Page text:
Kids Left Trapped In Russia Mall Fire Because of 'Serious' Safety Violations, Investigators Say

Dozens of people burned to death in a Russian shopping mall as alarms failed to go off and fire exits stayed shut, investigators say.

The city of Kemerovo, a coal-mining city in southern Siberia, has become the site of a nationwide tragedy and raised serious questions about who is to blame for the deaths of at least 64 people in the blaze on Sunday. At least nine children are among the many dead and 16 people are still missing as authorities continue to scour the ash and rubble, according to state news agency Tass.

Related: A fire at a Russian mall has killed at least 64 people, including children

Videos spread on social media in the immediate aftermath of the tragedy, showing people jumping out of windows to escape the flames in what state media has described as one of the deadliest fires in Russia in the last century.

Some trapped inside the Winter Cherry complex had no other escape route, according to Russia's Investigative Committee, which announced Monday that according to preliminary data, there were "serious violations" of safety procedures. One official is suspected of switching off the fire alarm when it first went off, while authorities also found that fire exists were blocked as the fire raged and black smoke filled the building.

Four officials linked to running and managing the facility, including the technical director, are under arrest. The cause of the fire is still not known, but questions are being raised over the speed with which the fire was able to spread and the apparent failure of management to respond to the emergency.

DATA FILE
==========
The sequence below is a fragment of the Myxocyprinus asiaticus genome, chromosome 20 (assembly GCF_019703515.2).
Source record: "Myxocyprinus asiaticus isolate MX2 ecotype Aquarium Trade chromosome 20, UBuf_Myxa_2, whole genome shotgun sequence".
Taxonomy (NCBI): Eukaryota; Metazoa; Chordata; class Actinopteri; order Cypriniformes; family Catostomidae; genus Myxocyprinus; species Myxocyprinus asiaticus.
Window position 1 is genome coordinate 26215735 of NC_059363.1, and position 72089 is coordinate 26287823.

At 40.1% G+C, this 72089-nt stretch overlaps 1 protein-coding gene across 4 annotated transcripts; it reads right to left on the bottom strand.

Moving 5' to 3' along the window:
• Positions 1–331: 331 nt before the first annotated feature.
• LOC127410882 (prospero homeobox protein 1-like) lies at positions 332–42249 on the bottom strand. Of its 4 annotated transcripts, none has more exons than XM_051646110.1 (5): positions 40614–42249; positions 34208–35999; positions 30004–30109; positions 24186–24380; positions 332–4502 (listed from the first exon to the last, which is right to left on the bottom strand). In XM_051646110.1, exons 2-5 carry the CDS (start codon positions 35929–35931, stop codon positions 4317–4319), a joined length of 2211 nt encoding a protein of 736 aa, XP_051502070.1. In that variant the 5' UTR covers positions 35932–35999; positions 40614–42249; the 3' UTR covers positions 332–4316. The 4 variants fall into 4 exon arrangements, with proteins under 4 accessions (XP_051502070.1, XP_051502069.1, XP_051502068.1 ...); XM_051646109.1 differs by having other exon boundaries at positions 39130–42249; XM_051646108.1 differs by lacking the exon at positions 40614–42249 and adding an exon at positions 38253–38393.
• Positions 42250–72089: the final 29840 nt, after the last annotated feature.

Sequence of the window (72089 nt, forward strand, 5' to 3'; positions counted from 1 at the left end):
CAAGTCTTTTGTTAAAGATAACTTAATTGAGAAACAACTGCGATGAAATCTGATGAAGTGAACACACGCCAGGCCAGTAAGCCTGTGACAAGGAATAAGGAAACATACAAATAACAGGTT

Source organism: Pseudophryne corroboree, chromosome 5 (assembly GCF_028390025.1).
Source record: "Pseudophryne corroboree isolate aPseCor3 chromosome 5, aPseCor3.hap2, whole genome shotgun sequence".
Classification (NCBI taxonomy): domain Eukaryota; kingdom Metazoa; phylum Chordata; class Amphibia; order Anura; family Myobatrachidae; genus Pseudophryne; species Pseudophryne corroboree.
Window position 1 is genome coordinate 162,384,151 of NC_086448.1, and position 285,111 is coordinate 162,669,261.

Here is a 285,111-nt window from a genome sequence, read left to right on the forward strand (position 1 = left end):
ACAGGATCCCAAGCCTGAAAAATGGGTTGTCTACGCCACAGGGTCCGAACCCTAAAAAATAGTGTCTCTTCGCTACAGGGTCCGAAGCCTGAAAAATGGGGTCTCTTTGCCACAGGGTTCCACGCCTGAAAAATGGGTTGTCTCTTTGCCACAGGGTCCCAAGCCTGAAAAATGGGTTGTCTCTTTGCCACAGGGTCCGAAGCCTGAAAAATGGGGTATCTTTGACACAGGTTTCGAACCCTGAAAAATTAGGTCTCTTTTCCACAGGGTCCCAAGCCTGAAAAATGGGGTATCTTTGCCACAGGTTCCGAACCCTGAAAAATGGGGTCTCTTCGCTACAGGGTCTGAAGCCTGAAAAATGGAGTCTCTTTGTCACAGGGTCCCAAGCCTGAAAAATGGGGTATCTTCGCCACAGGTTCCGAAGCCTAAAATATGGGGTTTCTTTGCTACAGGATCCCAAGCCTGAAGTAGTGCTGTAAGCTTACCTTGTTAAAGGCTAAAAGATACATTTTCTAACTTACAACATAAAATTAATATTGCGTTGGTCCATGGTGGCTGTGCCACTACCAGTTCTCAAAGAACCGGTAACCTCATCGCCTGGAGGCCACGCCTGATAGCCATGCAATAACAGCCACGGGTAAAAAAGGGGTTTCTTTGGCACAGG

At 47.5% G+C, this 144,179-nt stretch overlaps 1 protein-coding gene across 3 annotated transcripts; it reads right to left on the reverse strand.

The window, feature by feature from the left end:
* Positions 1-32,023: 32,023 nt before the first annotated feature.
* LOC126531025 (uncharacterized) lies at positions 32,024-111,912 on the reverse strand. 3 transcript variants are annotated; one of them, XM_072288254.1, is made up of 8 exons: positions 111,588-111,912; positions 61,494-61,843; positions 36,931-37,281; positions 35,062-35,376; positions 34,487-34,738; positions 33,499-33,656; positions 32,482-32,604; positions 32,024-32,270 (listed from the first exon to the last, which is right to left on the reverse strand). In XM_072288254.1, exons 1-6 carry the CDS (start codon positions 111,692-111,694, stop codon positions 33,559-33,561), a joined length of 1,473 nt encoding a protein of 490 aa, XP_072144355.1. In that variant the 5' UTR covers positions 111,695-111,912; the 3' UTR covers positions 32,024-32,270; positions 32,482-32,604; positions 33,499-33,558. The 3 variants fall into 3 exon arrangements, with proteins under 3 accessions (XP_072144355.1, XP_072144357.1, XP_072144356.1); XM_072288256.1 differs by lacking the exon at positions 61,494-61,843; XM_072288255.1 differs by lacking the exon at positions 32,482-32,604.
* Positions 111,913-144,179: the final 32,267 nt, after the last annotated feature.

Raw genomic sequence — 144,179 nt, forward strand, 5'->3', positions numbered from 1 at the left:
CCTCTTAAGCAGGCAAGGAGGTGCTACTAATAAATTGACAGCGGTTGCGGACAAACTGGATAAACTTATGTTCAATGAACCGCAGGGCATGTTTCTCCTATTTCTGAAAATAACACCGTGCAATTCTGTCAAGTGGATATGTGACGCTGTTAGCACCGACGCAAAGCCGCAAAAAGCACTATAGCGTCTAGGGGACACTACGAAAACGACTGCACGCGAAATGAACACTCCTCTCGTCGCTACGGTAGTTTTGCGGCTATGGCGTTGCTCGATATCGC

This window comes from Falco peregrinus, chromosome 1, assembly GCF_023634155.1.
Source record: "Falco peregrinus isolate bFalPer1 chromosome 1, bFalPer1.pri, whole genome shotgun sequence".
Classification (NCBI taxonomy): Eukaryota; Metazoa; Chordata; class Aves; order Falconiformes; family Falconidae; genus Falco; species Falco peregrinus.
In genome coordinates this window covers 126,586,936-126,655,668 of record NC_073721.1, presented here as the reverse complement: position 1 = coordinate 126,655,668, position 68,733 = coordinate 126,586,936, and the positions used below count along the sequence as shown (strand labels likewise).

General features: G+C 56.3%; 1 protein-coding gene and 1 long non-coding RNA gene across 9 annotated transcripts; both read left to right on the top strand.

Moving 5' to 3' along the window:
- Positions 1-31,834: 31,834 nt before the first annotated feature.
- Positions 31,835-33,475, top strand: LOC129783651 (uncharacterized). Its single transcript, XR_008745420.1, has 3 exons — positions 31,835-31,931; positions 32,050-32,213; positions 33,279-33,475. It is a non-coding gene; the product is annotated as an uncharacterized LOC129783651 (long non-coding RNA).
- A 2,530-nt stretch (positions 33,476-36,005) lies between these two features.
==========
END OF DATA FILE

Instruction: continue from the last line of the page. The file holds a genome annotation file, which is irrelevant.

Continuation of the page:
An aerial view taken on March 25 with a drone shows smoke rising from the shopping mall in Kemerovo. STR/AFP/Getty Images

Local politician Anton Gorelkin has made allegations of lax adherence to safety procedures, stating that whatever the cause of the fire, it was the "absolutely faltering systems for fire signalling and extinguishing" that made it so deadly.

"A single extinguisher in working condition and placed in the needed place could have prevented all of this," he wrote in a Facebook post.

Calling the safety conditions into further question, none of the security guards hired by the mall were licensed members of a registered private security company, the trade union chief for private security firms told state news agency RIA Novosti.

Although the aftermath of the fire coincided with a deadline for many western states to announce political action against Russia after the nerve agent poisoning of a former Russian spy in the U.K., many leaders issued messages of support to the grieving families of those killed in the blaze.